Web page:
Libertarian Party of Ohio et al v. Husted

Filing 399

OPINION AND ORDER granting in part and denying in part 380 Plaintiffs' Renewed Motion for Attorney Fees. Counsel for intervening defendant Gregory Felsoci shall pay fees, awarded under Fed. R. Civ. P. 45, in the amount of $1500.00 within 21 days of the date of this order. Signed by Magistrate Judge Terence P. Kemp on 6/12/2017. (er)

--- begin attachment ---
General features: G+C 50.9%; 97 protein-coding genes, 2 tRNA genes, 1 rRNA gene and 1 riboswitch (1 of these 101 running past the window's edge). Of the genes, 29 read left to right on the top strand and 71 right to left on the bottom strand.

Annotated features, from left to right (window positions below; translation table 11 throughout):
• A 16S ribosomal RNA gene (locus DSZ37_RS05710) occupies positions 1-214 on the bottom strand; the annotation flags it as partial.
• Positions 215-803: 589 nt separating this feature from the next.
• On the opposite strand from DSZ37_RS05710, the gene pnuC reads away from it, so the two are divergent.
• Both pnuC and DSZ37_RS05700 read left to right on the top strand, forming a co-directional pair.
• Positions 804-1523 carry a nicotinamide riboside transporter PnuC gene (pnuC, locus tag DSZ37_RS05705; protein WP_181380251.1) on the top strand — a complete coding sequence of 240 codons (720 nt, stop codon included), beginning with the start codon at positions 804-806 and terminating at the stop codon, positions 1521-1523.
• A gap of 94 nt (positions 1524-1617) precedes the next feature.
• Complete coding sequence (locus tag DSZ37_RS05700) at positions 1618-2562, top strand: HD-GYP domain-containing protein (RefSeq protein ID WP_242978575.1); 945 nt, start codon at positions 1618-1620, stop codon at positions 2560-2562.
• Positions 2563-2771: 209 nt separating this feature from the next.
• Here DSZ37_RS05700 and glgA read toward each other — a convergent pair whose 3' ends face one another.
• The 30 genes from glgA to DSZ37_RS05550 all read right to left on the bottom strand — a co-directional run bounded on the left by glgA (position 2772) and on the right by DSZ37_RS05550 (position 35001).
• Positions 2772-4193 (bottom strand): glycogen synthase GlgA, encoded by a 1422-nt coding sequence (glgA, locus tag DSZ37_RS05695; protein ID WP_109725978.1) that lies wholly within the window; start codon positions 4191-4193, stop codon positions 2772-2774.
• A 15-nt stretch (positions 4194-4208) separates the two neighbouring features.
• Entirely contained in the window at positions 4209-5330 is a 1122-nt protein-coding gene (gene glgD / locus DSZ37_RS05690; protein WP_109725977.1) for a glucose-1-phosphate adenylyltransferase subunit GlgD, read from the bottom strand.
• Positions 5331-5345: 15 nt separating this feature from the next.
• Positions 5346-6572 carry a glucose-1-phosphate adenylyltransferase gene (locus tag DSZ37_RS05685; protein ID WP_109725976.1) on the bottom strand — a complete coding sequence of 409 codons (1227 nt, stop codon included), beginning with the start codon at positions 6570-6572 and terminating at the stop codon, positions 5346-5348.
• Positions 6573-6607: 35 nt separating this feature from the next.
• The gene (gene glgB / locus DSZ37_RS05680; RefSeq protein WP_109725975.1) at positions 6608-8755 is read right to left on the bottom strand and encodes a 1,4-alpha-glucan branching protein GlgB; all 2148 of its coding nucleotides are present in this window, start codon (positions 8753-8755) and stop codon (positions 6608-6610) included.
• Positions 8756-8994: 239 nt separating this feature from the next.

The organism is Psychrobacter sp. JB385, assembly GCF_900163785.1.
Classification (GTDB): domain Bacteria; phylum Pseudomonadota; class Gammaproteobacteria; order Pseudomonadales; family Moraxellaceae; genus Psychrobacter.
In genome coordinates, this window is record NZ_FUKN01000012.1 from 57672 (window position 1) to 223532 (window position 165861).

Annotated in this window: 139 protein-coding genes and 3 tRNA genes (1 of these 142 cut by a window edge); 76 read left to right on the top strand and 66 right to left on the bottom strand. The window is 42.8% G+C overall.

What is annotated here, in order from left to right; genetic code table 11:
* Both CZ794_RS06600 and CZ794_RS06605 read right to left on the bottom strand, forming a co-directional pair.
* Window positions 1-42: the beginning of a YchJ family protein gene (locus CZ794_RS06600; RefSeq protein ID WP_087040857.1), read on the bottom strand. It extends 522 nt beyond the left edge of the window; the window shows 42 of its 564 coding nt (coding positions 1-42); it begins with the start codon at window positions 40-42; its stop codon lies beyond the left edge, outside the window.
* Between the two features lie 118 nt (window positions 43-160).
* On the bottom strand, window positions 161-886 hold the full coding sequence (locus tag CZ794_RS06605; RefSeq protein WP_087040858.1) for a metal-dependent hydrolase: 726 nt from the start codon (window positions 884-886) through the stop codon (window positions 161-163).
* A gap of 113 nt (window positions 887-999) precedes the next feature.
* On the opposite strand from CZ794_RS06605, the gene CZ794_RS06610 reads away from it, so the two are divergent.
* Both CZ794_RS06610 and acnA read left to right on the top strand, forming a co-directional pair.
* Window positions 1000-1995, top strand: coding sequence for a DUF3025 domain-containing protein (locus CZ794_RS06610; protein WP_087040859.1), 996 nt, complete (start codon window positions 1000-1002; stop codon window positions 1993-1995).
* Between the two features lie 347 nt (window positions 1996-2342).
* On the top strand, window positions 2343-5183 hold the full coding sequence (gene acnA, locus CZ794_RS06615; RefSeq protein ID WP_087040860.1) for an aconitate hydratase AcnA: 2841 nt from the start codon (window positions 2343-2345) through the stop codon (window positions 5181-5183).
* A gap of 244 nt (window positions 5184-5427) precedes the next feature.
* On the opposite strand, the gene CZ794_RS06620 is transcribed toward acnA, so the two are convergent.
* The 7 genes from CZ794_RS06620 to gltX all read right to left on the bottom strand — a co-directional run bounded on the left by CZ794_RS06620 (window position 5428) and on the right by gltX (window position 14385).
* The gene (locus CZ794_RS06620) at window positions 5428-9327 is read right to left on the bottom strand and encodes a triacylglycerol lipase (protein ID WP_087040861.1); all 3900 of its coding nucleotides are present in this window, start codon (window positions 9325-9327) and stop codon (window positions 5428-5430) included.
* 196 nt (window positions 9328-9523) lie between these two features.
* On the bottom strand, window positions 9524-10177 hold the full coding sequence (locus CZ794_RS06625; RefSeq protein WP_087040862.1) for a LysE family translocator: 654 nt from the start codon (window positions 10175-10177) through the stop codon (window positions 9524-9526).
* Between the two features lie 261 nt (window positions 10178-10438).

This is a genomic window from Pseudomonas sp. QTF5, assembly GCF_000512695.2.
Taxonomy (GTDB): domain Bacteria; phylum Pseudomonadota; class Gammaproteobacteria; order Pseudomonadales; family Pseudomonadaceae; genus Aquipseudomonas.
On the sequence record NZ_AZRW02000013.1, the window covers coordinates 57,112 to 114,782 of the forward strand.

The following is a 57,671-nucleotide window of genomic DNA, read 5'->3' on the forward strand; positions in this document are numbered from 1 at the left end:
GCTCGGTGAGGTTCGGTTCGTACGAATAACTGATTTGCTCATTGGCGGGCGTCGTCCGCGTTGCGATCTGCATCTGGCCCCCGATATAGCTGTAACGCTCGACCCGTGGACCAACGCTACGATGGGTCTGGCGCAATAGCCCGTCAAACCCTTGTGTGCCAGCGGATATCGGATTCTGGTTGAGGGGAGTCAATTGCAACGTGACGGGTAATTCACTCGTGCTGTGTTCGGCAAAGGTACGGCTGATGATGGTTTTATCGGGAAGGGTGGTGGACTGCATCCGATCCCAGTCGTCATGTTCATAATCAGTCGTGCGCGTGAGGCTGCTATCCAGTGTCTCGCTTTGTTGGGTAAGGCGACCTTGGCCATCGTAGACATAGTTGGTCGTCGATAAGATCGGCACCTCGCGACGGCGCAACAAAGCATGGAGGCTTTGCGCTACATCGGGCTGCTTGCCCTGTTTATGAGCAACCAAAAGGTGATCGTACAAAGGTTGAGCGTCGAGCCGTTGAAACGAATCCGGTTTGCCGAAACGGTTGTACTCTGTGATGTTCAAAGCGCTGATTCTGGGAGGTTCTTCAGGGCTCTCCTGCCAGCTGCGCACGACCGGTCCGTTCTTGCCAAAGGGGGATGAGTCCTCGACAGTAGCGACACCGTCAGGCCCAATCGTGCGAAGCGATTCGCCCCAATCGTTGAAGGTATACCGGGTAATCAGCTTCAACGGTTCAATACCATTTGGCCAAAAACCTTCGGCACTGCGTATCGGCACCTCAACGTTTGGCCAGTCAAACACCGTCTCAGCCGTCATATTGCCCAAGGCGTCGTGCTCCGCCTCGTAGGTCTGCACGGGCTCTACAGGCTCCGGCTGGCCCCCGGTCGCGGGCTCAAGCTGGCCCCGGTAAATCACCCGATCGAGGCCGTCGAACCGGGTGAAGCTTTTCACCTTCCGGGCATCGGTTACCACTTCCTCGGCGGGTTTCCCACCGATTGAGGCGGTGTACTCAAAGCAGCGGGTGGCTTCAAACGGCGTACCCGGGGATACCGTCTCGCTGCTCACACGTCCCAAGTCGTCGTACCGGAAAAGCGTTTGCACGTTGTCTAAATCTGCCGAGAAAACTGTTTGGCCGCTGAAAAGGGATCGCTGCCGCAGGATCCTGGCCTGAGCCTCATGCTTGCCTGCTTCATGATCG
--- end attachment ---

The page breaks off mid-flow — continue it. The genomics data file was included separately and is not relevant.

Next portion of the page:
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IN THE UNITED STATES DISTRICT COURT FOR THE SOUTHERN DISTRICT OF OHIO EASTERN DIVISION Libertarian Party of Ohio, et al., : Plaintiffs, : v. : : Jon Husted, et al., Defendants. Case No. 2:13-cv-953 JUDGE MICHAEL H. WATSON Magistrate Judge Kemp : OPINION AND ORDER I. Introduction This case, which began as a straightforward challenge to an Ohio election-law statute which prohibited out-of-state residents from circulating nominating petitions, took on a different character when the nominating petitions of certain Libertarian Party candidates were invalidated by the Ohio Secretary of State based on a protest filed by Gregory Felsoci, a member of that party. From the outset, Plaintiffs suspected - rightly, as it turned out - that there was some connection between Mr. Felsoci’s protest and persons who were interested in the success of Republican Party candidates (particularly Governor John Kasich) in the 2014 general election. From almost the time that Mr. Felsoci intervened in this case, Plaintiffs attempted to find out whether he acted alone or if he had help, including assistance paying his attorneys. For reasons more fully detailed in prior orders of this Court, that turned out to be a difficult process. This Court infers, from its involvement in the case and from the way that discovery was conducted, that the person who had agreed to pay Mr. Felsoci’s attorneys’ fees - Terry Casey, a former Ohio elections official and a Republican Party consultant - instructed his attorneys (who were also Mr. Felsoci’s attorneys) to resist and delay Plaintiff’s efforts to find out that Mr. Casey had agreed to underwrite Mr. Felsoci’s efforts to disqualify the Libertarian Party candidates. This Court became involved in the process because the attorneys for Plaintiffs and Mr. Felsoci could not reach an extrajudicial agreement on something as routine (at least, normally routine) as whether Mr. Felsoci could be deposed. Other aspects of discovery were difficult as well, including Plaintiffs’ attempts to obtain documentary evidence about who was paying Mr. Felsoci’s legal bills. Plaintiffs asked for sanctions in connection with motions directed toward those two issues. The Court tabled that request, in part as an incentive for counsel to work more cooperatively together - which turned out to be mostly wishful thinking on the Court’s part. There seems to be little dispute that the relationship between Plaintiffs’ counsel and Mr. Felsoci’s counsel became toxic, and that toxicity surfaced during depositions (some of the more unpleasant exchanges are recounted in Plaintiffs’ memoranda) and often during informal discovery conferences with the Court. Without, at least at this point in the discussion, assigning blame for the unhealthy and at times unprofessional nature of counsel’s relationship, it is fair to say that neither side seemed intent on accomplishing the goal set out in Fed.R.Civ.P. 1, which is to secure the “just, speedy, and inexpensive” resolution of the case. Quite the opposite. The case has now been resolved on its merits. Plaintiffs, however, still wish to be awarded sanctions in the form of attorneys’ fees and costs for (1) moving to compel Mr. Felsoci to sit for a deposition, (2) moving to compel him to produce a document or documents showing who was paying his legal fees, and (3) moving to quash two subpoenas served on Plaintiffs’ counsel. -2- For the following reasons, the Court concludes that sanctions are not warranted as to the first two matters, but that a modest award of attorneys’ fees is appropriate on the third. At the same time, the Court emphasizes that it does not condone the type of “scorched earth” resistance put up by Mr. Felsoci’s counsel on basic issues in the case and finds it inconsistent with the spirit, if not the letter, of both the Federal Rules of Civil Procedure and the cultural norms of the bar of this Court. Parties can, and often should, be adversarial (although civil) with respect to the merits of a case. There is much less justification for their being unduly oppositional and blatantly disrespectful during discovery, especially when the underlying motive for some of that conduct is, as was apparently the case here, not so much a firmly-held belief that the discovery in question is objectionable, but an effort not to disclose information which could ultimately prove embarrassing to someone not even a party to the litigation at issue. What occurred in this case is a good example of why there are ethical rules governing one person’s agreement to pay another person’s attorneys’ fees, and how such an arrangement can place the latter person at risk of incurring sanctions when it is the first person’s potentially-conflicting interests which are being advanced. Because Plaintiffs’ current motion for fees does not call for this Court to address the issue of the ethical propriety of counsel’s conduct, but only to evaluate it under Rules 37 and 45 of the Federal Rules of Civil Procedure, the Court leaves any issues of ethics for another day and another tribunal. It now proceeds to discuss the issue of whether sanctions should be awarded under Rule 37 with respect to any of the three matters at issue. II. Sanctions for the Motions to Compel The Court begins this discussion by identifying the -3- applicable legal standard. Fed.R.Civ.P. 37(a)(5) says that if a motion to compel is granted, the court must, after giving an opportunity to be heard, require the party or deponent whose conduct necessitated the motion, the party or attorney advising that conduct, or both to pay the movant's reasonable expenses incurred in making the motion, including attorney's fees. But the court must not order this payment if: (i) the movant filed the motion before attempting in good faith to obtain the disclosure or discovery without court action; (ii) the opposing party's nondisclosure, response, or objection was substantially justified; or (iii) other circumstances make an award of expenses unjust. Whether to grant any sanctions with respect to the two motions to compel depends upon the strength of Mr. Felsoci’s argument that his counsel’s actions in resisting Plaintiffs’ discovery were “substantially justified.” Obviously, that legal standard, while encompassing some objective elements, also leaves room for subjective judgments. What is “substantial justification” to one court may not be so to another. And the culture of the court and the bar may play into that concept as well. Conduct that would be sanctionable because it falls outside the norm in one area may be tolerated in another. This Court will strive to make its inquiry as objective as possible, but, at the same time, it recognizes that its decision may be shaped by less quantifiable factors, including this particular judicial officer’s experience in both litigating and resolving discovery disputes in the Southern District of Ohio. The Court of Appeals has set forth a test for determining whether a party’s position in a discovery dispute is -4- substantially justified. In Doe v. Lexington-Fayette Urban County Government, 407 F.3d 755, 765 (6th Cir. 2005), that court said that A motion is “substantially justified” if it raises an issue about which “there is a genuine dispute, or if reasonable people could differ as to the appropriateness of the contested action.” Pierce v. Underwood, 487 U.S. 552, 565, 108 S.Ct. 2541, 101 L.Ed.2d 490 (1988) (citations and quotation marks omitted). As noted by the Supreme Court, “the one [connotation] most naturally conveyed by the phrase before us here [“substantially justified”] is not ‘justified to a high degree,’ but rather ‘justified in substance or in the main’—that is, justified to a degree that could satisfy a reasonable person.” Id. Pierce v. Underwood did not involve discovery sanctions. Rather, the Pierce court was interpreting the Equal Access to Justice Act, 28 U.S.C. §2412, which authorizes an award of attorneys’ fees to a prevailing party in litigation with the United States unless the United States’ litigation position is “substantially justified.” This Court has cited Doe when analyzing the issue of discovery sanctions, see, e.g., Clifford v. Church Mut. Ins. Co., 2014 WL 5383929, *11 (S.D. Ohio Oct.21, 2014)(King, M.J.); Despot v. Nationwide Ins., 2013 WL 4678857, *4 (S.D. Ohio Aug. 20, 2013)(Litkovitz, M.J.), and both parties also cite to Doe as authority, so it will form the primary basis for the Court’s legal discussion. However, the Court also finds helpful (and consistent with Doe) this formulation from Athridge v. Aetna Cas. and Sur. Co., 184 F.R.D. 200, 205 (D.D.C. 1998): “If there is an absence of controlling authority, and the issue presented is one not free from doubt and could engender a responsible difference of opinion among conscientious, diligent but reasonable advocates, then the opposing positions taken by them are substantially justified.” Using these standards, the Court will analyze separately the two motions to compel for which the -5- Plaintiffs seek sanctions. A. Mr. Felsoci’s Deposition The background of this first dispute is set forth in the Court’s Opinion and Order in Libertarian Party v. Husted, 302 F.R.D. 472 (S.D. Ohio 2014). A brief but accurate summary of that Opinion and Order is that, after examining three separate reasons advanced by Mr. Felsoci why he should not be deposed even once in the case notwithstanding the fact that he had voluntarily made himself a party, the Court rejected his arguments and granted the motion to compel. Mr. Felsoci argues that each of the three reasons he gave could have persuaded a reasonable person to see things his way, and he has submitted an affidavit from Quentin Lindsmith, a well-respected Columbus attorney and member of the bar of this Court (and also a former member of the law firm representing Mr. Felsoci) supporting that claim. Plaintiffs, of course, argue the opposite, and they take issue with the standard Mr. Lindsmith uses in his affidavit, which equates “substantially justified” with “colorable and plausible.” The Court has considered Mr. Lindsmith’s affidavit, but since it does not relate to matters outside the Court’s area of expertise - which, here, are the proper interpretation of Rule 37 and its application to a specific set of facts - the Court gives it little, if any, weight. See United States v. Gallion, 257 F.R.D. 141, 146-47 (E.D. Ky. 2009)(explaining that “expert testimony on issues of law is typically excluded”), citing Baltimore & Carolina Line, Inc. v. Redman, 295 U.S. 654, 657(1935). The Court first notes that this case is unlike many others where sanctions have been imposed for a party’s failure to attend a deposition. Most such cases involve either a party who may have had legitimate objections to appearing but who did not move for a protective order in advance - a procedural miscue that -6- often leads to unnecessary costs being incurred - or a party who advances reasons not to attend which have been uniformly rejected in the case law, such as refusing to be deposed unless the opposing party is also in full compliance with its discovery obligations. In those and similar situations, the issue which the moving party was forced to litigate can fairly be described as “free from doubt.” See, e.g., Rangel v. Gonzalez Mascorro, 274 F.R.D. 585 (S.D. Tex. 2011)(awarding sanctions because there was no legal authority supporting cancellation of depositions under particular circumstances of that case); John Wiley & Sons, Inc. v. Book Dog Books, LLC, 298 F.R.D. 145, 148 (S.D.N.Y. 2014)(noting that “it is well-established that a party cannot unilaterally refuse to fulfill its discovery obligations as retaliation for another party's discovery violations”). Here, in contrast, there was no procedural violation, because the parties agreed to litigate, in advance of the scheduled date, the question of whether Mr. Felsoci could be deposed. No one incurred an otherwise avoidable expense by showing up and having no one to question. And although the Court pointed out in its decision that the usual rule is that parties to a case can be deposed at least once, and that the party who is trying to escape that obligation has a heavy burden of persuasion, that does not mean that a party can never be substantially justified in arguing that his or her deposition ought not to go forward. As noted, Mr. Felsoci made three separate arguments about why he should not be deposed. Any of them would have been sufficient to defeat the motion to compel had the Court accepted them. That means that only one of these arguments had to be reasonable. While the Court had, and continues to have, substantial doubt that the argument about Mr. Felsoci’s having no relevant information to provide had a reasonable basis in either -7- fact or law, he did make a more supportable argument that the parties had reached an agreement about his not having to testify if he answered certain interrogatories. In fact, the Court indicated that his interpretation of the correspondence exchanged on that issue was “possible” although it was not the most plausible reading of the parties’ words. See 302 F.R.D. at 478. And although the Court also rejected the claim that his deposition would be merely cumulative to his testimony at the preliminary injunction hearing, the fact that discovery would be unnecessarily cumulative or duplicative is an appropriate ground for granting a protective order. 26(b)(2)(C)(i). See Fed.R.Civ.P. The comments made by Judge Watson at the preliminary injunction hearing also arguably supported Mr. Felsoci’s position on this last issue. Consequently, although most reasonable attorneys would have realized that their chances of blocking Mr. Felsoci’s deposition altogether were not high, that is not the standard. Did they have arguments which were more than “colorable” and which had some chance of persuading a reasonable person? They did. This Court would be hard-pressed to describe as unreasonable a decision which had accepted at least one of these arguments, although the Court would consider such a decision to have been made in error. Consequently, the Court does not find Mr. Felsoci’s conduct as to the deposition issue to be sanctionable. B. Motion to Compel Production of Documents The second issue addressed by Plaintiffs’ motion deals with their efforts to obtain documents showing who was paying Mr. Felsoci’s legal fees. Again, as brief background, and as a short summary of the Court’s order on this matter, see Libertarian Party v. Husted, 2014 WL 3928293 (S.D. Ohio Aug. 12, 2014), the key issue turned out to be whether Mr. Felsoci had a legal right to ask his counsel for a document which revealed the identity of -8- their “other client” - i.e. Mr. Casey - so that he could then produce it to Plaintiffs. Plaintiffs had previously asked Mr. Felsoci if he knew who was paying his legal fees, and he denied knowing. Assuming that he was being truthful, that answer raised a serious question about whether his counsel had made the type of full disclosure to him which was required by the applicable rules of professional responsibility. As the Court noted, if an arrangement a lawyer makes with separate clients “involves the first client's paying for work done for the benefit of the second client, at least some details of the arrangement must legally be disclosed in order for the representation to be ethically proper.” Id. at *3. Again, the Court did not decide whether Mr. Felsoci’s attorneys had actually violated any ethical rules, but it did determine that Mr. Felsoci had the legal right to ask them for documents which showed who the “other client” was, and that this right equated to “control” for purposes of Rule 34, so that he had to produce a document to Plaintiffs which had that name which he ultimately did. As with the issue relating to Mr. Felsoci’s deposition, the question is whether the arguments made by his counsel supporting Mr. Felsoci’s failure to produce this document had some reasonable legal basis behind them. As to the issue of control, the Court is inclined to believe that no reasonable person would dispute that Mr. Felsoci had a legal right to demand information about who his attorneys’ “other client” was so that he could decide, on an informed basis, whether to consent to the arrangement involving payment of his fees. Again, however, that was not the only issue raised in the response to the motion. There was also a question about whether the identity of that client was privileged. On that question, even Plaintiffs’ expert acknowledged that the identity of a client may be a privileged matter if, by naming -9- the client, it would become obvious why the client had sought representation. Although the Court ultimately rejected that argument, it did not do so without engaging in an extended discussion of the contours of the argument and the cases which deal with various aspects of it. Once again, the fact that an argument ultimately proves unpersuasive does not mean that it had no reasonable basis. Especially when the issue involves the disclosure of potentially privileged material, it has not been this Court’s practice to sanction counsel for seeking a judicial decision on a significant privilege issue, and the Court would not do so unless the assertion of privilege was totally unfounded. Here, it was sufficiently well-supported to satisfy the “substantially justified” test, meaning that sanctions would be inappropriate. III. The Subpoenas The final issue addressed in Plaintiffs’ motion for sanctions relates to a motion to quash subpoenas served by Mr. Felsoci on attorneys Mark Brown and Mark Kafantaris. The Court addressed this matter in Libertarian Party v. Husted,, 2014 WL 6910219 (S.D. Ohio Dec. 8, 2014). In that decision, the Court agreed with Plaintiffs that the subpoenas, as issued, set an unreasonable time for compliance and that they were also “either not reasonably calculated to lead to the discovery of relevant evidence or far too burdensome to support whatever incidental relevance such evidence might have.” Id. at *2. The Court deferred a specific ruling on the motion to quash, however, concluding that because the ostensible purpose of the subpoena was to gather information about the amount of attorneys’ fees Plaintiffs were requesting as sanctions for the other two discovery matters at issue here, it would be better to determine the question of entitlement to fees first before deciding how best to require Plaintiffs to support their fee application and, -10- correspondingly, how much information Mr. Felsoci would be permitted to obtain in order to make a reasoned response. Since the appropriateness of the subpoenas was litigated through a motion to quash, Rule 37(a)(5) does not directly apply to the question of sanctions; the matter is governed, rather, by Rule 45, which, as this Court observed in DRFP, LLC v. Republic of Venezuela, 2016 WL 491828 (S.D. Ohio Feb. 9, 2016), obliges a party issuing a subpoena ‘“to avoid imposing undue burden or expense on a person subject to [a] subpoena’ and to ‘protect a person who is neither a party nor a party's officer from significant expense resulting from compliance.’” Rule 45(d)(1) also requires the court to “enforce this duty and impose an appropriate sanction--which may include lost earnings and reasonable attorney's fees--on a party or attorney who fails to comply.” As this Court said in Georgia-Pacific LLC v. American Intern. Specialty Lines Ins. Co., 278 F.R.D. 187, 190 (S.D. Ohio 2010), Unlike Rules 26 and 37, which focus on the conduct and motivation of the party requesting discovery, Rule 45 focuses on the burden imposed on the recipient of the subpoena. See Huntair, Inc. v. Climatecraft, Inc., 254 F.R.D. 677, 679 (N.D. Okla. 2008). So long as the duty to avoid imposing an undue burden is violated, it is of no consequence that the party or attorney who served the subpoena acted in good faith. Id.; see also Liberty Mut. Ins. Co. v. Diamante, 194 F.R.D. 20, 23 (D. Mass. 2000). See also XTO Energy, Inc. v. ATD, LLC, 2016 WL 1730171, *32 (D.N.M. Apr. 1, 2016) (imposing attorneys’ fees incurred in filing a motion to quash where the subpoena was improper and the failure to withdraw it imposed an undue burden or expense on the moving party). To flesh this matter out, a rather full procedural history -11- relating to the subpoenas and the motion to quash is necessary. As already stated, the subpoenas were purportedly designed to ferret out information relating to Plaintiffs’ claim for attorneys’ fees associated with other discovery motions. The Court had not, at the point when they subpoenas were issued, determined if Plaintiffs were entitled to any fees at all. Before Plaintiffs moved for fees, they attempted to open a dialogue with Mr. Felsoci’s counsel about the upcoming motion. According to exhibits attached to the motion to quash (Doc. 173), that dialogue (which appears to have been conducted exclusively by email) consisted of Plaintiffs’ providing a calculation of fees incurred in the relevant motions practice - including hours expended and hourly rates charged - followed by Mr. Felsoci’s observation that the whole issue was premature - which was correct - but that he would consider the fee issue if he had certain information (which later became the nine categories of documents listed in the subpoenas). Plaintiffs’ counsel offered to provide some of it, including time sheets, and actually produced timesheets on August 18, 2014. Mr. Felsoci responded that the documents were not original billing records. After Plaintiffs represented that the documents they provided to Mr. Felsoci were the same ones they would use to support their application for fees, and after again being rebuffed in their effort to have a discussion about fees, they filed their motion (Doc. 170). The subpoenas issued the next day, and demanded production of the nine categories of documents within seven days thereafter. (Doc. 172). There is no question that some of the documents requested in the subpoena (but, significantly, not all of them) were relevant to the fee request. On the other hand, this case represents the only occasion on which this Magistrate Judge has seen, in almost thirty years on the bench, a party send subpoenas to opposing -12- counsel in connection with an otherwise routine motion for costs and fees under Rule 37. That procedure is especially problematic where the Court had not, at that point, made any decision about entitlement, had not directed any further briefing on the amount of the fee request, and had not set a hearing. Were this to become a routine practice, every time a party moved for relief under Rule 26, Rule 37, or some similar rule, and included a request for fees - which is fairly routine even when an award of fees is not particularly likely - that would open up moving counsel to the receipt of subpoenas for their records. Even if the subpoenas were limited to matters clearly relevant and admissible on the issue of the reasonableness of the fees - which these were not - and even if they allowed for a reasonable time to comply - which these did not - such a practice would unduly complicate the case and unnecessarily compound the expense and delay associated with it. Did Mr. Felsoci have alternatives? Of course. He could have asked for a conference with the Court to discuss bifurcating the fee matter into entitlement and amount. He could have requested the Court to become involved on an informal basis in deciding what documentation the Court expected to see in support of a fee request. If the Court told a moving party that, in order properly to support a fee request, that party had to submit certain types of records - for example, original time entries or affidavits supporting a particularly hourly rate - it is unlikely that the party would refuse to produce that documentation or demand that it be served with a subpoena. There are many different ways that reasonable attorneys would have handled, and do handle, this type of issue without resorting to immediate service of an overbroad subpoena. In the Court’s view, the issuance of those two subpoenas had less to do with making sure that the Court had an adequate basis for making a fee award or -13- that Mr. Felsoci had an adequate opportunity to contest it, and more to do with attempting to badger or intimidate Plaintiffs’ counsel and forcing them to seek relief from the Court. Certainly, it came nowhere close to avoiding placing an undue burden or expense on Plaintiffs’ counsel, and the history of the behavior of counsel in this case only underscores that point. That is an occasion for cost-shifting under Rule 45. As to the amount, to some extent, Plaintiffs’ counsel could have avoided much of the expense of filing an eighteen-page motion by simply asking for an informal conference with the Court before filing the motion. While that procedure is not technically required by the Local Civil Rule 37.1, it is also not precluded by anything in those rules, and in this case, it would have enabled the Court to do what it ultimately did, which was to defer further litigation as to the amount of fees until it decided if Plaintiffs were entitled to any. Still, counsel had to spend some time reviewing the subpoenas and deciding on a course of action, and they would have had to have arranged for and participated in a conference. For that work, compensation in the amount of $1,500.00 seems adequate, and the Court will make that award. IV. Order For the reasons set forth above, Plaintiffs’ renewed motion for attorneys’ fees (Doc. 380) is granted in part and denied in part. Counsel for intervening defendant Gregory Felsoci shall pay fees, awarded under Fed.R.Civ.P. 45, in the amount of $1,500.00 within 21 days of the date of this order. V. Motion for Reconsideration Any party may, within fourteen days after this Order is filed, file and serve on the opposing party a motion for reconsideration by a District Judge. -14- 28 U.S.C. §636(b)(1)(A), Rule 72(a), Fed. R. Civ. P.; Eastern Division Order No. 14-01, pt. IV(C)(3)(a). The motion must specifically designate the order or part in question and the basis for any objection. Responses to objections are due fourteen days after objections are filed and replies by the objecting party are due seven days thereafter. The District Judge, upon consideration of the motion, shall set aside any part of this Order found to be clearly erroneous or contrary to law. This order is in full force and effect even if a motion for reconsideration has been filed unless it is stayed by either the Magistrate Judge or District Judge. S.D. Ohio L.R. 72.3. /s/ Terence P. Kemp United States Magistrate Judge -15-